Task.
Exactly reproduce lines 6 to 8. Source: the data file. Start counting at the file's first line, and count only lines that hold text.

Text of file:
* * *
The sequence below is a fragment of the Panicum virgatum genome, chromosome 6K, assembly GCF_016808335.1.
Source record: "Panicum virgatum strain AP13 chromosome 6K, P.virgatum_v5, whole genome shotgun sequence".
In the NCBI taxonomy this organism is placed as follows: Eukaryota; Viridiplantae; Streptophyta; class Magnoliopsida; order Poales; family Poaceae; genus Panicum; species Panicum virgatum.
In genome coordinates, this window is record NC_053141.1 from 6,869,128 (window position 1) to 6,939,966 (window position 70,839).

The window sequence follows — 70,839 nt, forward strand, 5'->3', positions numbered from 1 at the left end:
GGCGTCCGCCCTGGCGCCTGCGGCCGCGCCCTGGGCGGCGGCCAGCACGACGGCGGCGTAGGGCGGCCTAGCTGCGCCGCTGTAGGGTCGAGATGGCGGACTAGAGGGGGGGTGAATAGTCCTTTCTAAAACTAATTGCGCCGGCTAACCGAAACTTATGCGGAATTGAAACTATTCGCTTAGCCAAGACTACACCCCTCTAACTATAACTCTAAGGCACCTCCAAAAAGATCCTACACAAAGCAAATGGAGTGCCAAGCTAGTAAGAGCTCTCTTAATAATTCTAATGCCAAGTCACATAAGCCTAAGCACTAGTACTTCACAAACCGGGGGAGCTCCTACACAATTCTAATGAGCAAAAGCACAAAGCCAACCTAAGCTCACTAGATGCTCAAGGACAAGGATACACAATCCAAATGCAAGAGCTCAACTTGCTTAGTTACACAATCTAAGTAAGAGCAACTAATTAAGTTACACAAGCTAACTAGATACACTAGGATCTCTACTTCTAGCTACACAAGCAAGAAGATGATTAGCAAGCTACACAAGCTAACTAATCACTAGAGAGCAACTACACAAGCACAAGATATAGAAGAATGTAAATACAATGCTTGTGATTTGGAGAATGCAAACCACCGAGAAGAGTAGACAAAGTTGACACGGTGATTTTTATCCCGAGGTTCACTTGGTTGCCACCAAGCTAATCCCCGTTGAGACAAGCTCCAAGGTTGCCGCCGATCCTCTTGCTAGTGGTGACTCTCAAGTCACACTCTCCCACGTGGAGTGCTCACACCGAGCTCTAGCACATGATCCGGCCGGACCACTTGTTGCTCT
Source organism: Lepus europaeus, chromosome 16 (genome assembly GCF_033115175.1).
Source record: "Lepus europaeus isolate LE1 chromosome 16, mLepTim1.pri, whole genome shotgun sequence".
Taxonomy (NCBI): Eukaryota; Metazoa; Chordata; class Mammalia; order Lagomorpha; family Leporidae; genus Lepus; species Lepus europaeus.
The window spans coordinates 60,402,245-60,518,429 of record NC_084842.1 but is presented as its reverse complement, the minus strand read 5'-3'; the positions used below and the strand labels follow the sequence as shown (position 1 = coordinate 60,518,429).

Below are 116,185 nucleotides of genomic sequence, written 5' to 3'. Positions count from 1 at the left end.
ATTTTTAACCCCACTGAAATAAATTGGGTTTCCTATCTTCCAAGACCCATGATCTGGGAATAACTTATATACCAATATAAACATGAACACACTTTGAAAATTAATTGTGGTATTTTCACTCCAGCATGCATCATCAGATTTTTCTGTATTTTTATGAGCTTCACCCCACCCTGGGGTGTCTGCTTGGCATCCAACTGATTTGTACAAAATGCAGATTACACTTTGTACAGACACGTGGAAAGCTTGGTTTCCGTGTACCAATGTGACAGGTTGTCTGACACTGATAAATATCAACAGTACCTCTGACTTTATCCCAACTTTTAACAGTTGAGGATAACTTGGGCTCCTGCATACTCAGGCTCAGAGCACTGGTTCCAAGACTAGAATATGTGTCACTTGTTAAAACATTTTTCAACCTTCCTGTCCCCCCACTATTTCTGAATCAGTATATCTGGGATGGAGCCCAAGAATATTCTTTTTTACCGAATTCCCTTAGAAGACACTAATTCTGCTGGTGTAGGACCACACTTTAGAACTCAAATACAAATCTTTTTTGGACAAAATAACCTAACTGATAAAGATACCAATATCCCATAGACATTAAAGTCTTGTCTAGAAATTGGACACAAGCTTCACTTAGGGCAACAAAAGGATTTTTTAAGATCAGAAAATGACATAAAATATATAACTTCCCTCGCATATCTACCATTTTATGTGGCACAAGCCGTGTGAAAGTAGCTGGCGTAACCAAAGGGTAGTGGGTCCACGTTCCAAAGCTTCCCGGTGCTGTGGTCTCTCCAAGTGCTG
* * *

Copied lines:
GGCGTCCGCCCTGGCGCCTGCGGCCGCGCCCTGGGCGGCGGCCAGCACGACGGCGGCGTAGGGCGGCCTAGCTGCGCCGCTGTAGGGTCGAGATGGCGGACTAGAGGGGGGGTGAATAGTCCTTTCTAAAACTAATTGCGCCGGCTAACCGAAACTTATGCGGAATTGAAACTATTCGCTTAGCCAAGACTACACCCCTCTAACTATAACTCTAAGGCACCTCCAAAAAGATCCTACACAAAGCAAATGGAGTGCCAAGCTAGTAAGAGCTCTCTTAATAATTCTAATGCCAAGTCACATAAGCCTAAGCACTAGTACTTCACAAACCGGGGGAGCTCCTACACAATTCTAATGAGCAAAAGCACAAAGCCAACCTAAGCTCACTAGATGCTCAAGGACAAGGATACACAATCCAAATGCAAGAGCTCAACTTGCTTAGTTACACAATCTAAGTAAGAGCAACTAATTAAGTTACACAAGCTAACTAGATACACTAGGATCTCTACTTCTAGCTACACAAGCAAGAAGATGATTAGCAAGCTACACAAGCTAACTAATCACTAGAGAGCAACTACACAAGCACAAGATATAGAAGAATGTAAATACAATGCTTGTGATTTGGAGAATGCAAACCACCGAGAAGAGTAGACAAAGTTGACACGGTGATTTTTATCCCGAGGTTCACTTGGTTGCCACCAAGCTAATCCCCGTTGAGACAAGCTCCAAGGTTGCCGCCGATCCTCTTGCTAGTGGTGACTCTCAAGTCACACTCTCCCACGTGGAGTGCTCACACCGAGCTCTAGCACATGATCCGGCCGGACCACTTGTTGCTCT
Source organism: Lepus europaeus, chromosome 16 (genome assembly GCF_033115175.1).
Source record: "Lepus europaeus isolate LE1 chromosome 16, mLepTim1.pri, whole genome shotgun sequence".